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FRA Final Rule Requires Better Safety Approach for Passenger Rail

The Federal Railroad Administration (FRA) has issued a final rule in August 2016 that states that passenger railroads will need to adopt more proactive safety rules to prevent serious accidents, injuries and deaths. 

The final rule issued by the US railroad regulator is called the system Safety Program. Under it, railroads are required to develop a better and quantifiable safety culture within their organizational structure. Other requirements are to identify potential safety hazards and take steps to deal with them, while also showing how they will stay in compliance with FRA regulations.

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FRA Administrator Sarah Feinberg stated that the new rule should help passenger railroads increase their safety over the next several years.

Our View

We are pleased in our railroad accident legal office in Virginia that the FRA is mandating more safety regulations for passenger railroads in the US. There have been far too many passenger rail accidents in recent years, such as the devastating Amtrak derailment in Philadelphia in 2015 that killed at least 10 and injured at least 100. 

When there is a derailment, obviously the railroad needs to take immediate actions to prevent such events from occurring again. However, there also should be much more efforts placed on improving the safety culture within the organization so that these tragedies never happen again.

Another tragedy occurred in April 2016, when an Amtrak train slammed into two workers on a track that they thought was closed for maintenance. The train hit them at full speed on their truck and they were killed instantly.

A better safety culture also will prevent these railroads for being sued for millions of dollars in a wrongful death lawsuit. We won a $60 million settlement in a train derailment case a few years ago. While we were pleased with the result, it would be better if the accident never happened with better oversight by the railroad.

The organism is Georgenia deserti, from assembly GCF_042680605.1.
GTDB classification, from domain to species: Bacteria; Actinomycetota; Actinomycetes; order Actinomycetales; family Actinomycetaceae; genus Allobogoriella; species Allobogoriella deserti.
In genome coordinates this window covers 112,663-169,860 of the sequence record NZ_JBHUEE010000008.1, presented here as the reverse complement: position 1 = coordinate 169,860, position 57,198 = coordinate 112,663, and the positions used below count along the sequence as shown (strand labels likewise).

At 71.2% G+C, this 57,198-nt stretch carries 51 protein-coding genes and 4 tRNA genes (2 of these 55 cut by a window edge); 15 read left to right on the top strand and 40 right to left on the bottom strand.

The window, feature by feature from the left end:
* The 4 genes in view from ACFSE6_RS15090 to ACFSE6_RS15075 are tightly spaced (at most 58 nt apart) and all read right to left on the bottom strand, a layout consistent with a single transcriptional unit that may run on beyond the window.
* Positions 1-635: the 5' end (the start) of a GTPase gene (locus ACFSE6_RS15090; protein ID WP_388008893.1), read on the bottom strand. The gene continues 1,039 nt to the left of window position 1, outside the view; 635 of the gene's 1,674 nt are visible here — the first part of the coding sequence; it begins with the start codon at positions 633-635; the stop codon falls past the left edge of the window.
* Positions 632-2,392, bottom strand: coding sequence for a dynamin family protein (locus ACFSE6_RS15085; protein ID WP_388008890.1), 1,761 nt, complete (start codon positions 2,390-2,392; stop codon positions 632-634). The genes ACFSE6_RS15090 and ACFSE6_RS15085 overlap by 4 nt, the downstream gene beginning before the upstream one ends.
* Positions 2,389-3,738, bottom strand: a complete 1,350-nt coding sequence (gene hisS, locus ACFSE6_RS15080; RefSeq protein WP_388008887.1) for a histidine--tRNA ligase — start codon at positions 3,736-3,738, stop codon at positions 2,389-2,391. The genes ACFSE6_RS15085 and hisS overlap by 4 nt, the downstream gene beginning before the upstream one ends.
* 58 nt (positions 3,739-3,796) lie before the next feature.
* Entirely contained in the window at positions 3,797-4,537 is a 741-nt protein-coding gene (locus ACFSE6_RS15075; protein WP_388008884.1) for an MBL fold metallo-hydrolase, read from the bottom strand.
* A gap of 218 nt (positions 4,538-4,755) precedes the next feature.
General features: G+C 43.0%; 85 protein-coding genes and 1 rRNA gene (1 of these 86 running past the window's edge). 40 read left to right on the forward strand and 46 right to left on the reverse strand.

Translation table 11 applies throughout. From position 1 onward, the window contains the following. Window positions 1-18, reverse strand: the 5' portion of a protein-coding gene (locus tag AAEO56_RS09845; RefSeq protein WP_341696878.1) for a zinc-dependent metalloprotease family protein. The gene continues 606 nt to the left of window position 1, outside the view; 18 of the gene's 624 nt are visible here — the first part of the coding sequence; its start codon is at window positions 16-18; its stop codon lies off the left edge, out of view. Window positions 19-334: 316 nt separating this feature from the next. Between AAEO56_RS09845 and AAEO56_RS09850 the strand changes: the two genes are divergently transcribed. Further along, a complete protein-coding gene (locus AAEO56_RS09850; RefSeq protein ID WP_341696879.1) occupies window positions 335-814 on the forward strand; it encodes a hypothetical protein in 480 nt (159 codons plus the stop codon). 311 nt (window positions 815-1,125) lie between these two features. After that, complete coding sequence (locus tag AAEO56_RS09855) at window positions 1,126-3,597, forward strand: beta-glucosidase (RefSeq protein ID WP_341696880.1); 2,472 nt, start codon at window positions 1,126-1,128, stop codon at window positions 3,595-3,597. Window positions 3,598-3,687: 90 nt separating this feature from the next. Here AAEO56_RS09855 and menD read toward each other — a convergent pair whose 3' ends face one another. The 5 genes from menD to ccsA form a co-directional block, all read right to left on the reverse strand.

Oregon Train Derailment Caused by Broken Bolts Missed During Inspection

On June 3, a crude oil train derailed in Mosier, Oregon, spilling thousands of gallons of oil and causing local residents to evacuate.

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The 16 car derailment in Oregon was caused by a set of broken bolts that were missed during a routine inspection by a track inspector with the Oregon Department of Transportation.

ODOT recently concluded that several lag bolts that fastened rail lines to the ties had sheared off and rusted over several years. The inspector simply missed them.

The trains are owned by Union Pacific Railroad and its own inspectors passed over those same bolts several times. 

The accident shows that some simple steps could have prevented the derailment. For example, if the inspectors from Union Pacific or from the state government had walked the stretch of track rather than just driven over it in a truck, the accident could have been prevented.

The unseen bolts have exposed what some experts say is a major flaw in national railroad inspections. Federal requirements give the railroad leeway as far as how they inspect the track and government checks are rare.

The Federal Railroad Administration blames Union Pacific for the accident and is considering enforcement action against the company. The FRA stated that broken lag bolts can be spotted by inspectors if they walk the tracks instead of drive. Regulators add that walking the curved sections of track is an especially good idea but Union Pacific does not do so.

The FRA stated after this accident that it expects railroads to go beyond its minimum inspection requirements to ensure track safety.

The railroad industry states that 99% of hazardous material shipments arrive safely, but there have been two dozen crude oil spills by rail on the last few years in North America. Most of them were caused by back track, which highlights the need for safety inspections to be stepped up.

Our View

Our train accident attorneys in Virginia are glad no one was hurt in this oil train derailment. We are very familiar with how railroads will sometimes cut corners to increase profits. We wish that railroads would do a better job with inspecting tracks so that there are fewer serious train derailments.

While inspections cost money, train derailments cost more, and lead to serious injuries and death. We won a $60 million jury verdict in Manassas VA where a train derailed and crashed into a gas station, causing serious brain injuries for a worker there. We eventually proved that Norfolk Southern was responsible for the accident.

 

 

 

FRA Announces $25 Million Funding for Rail Safety Improvements

The Federal Railroad Administration has started to take applications from local governments, states and railroads for $25 million in grants to fund their railroad safety efforts.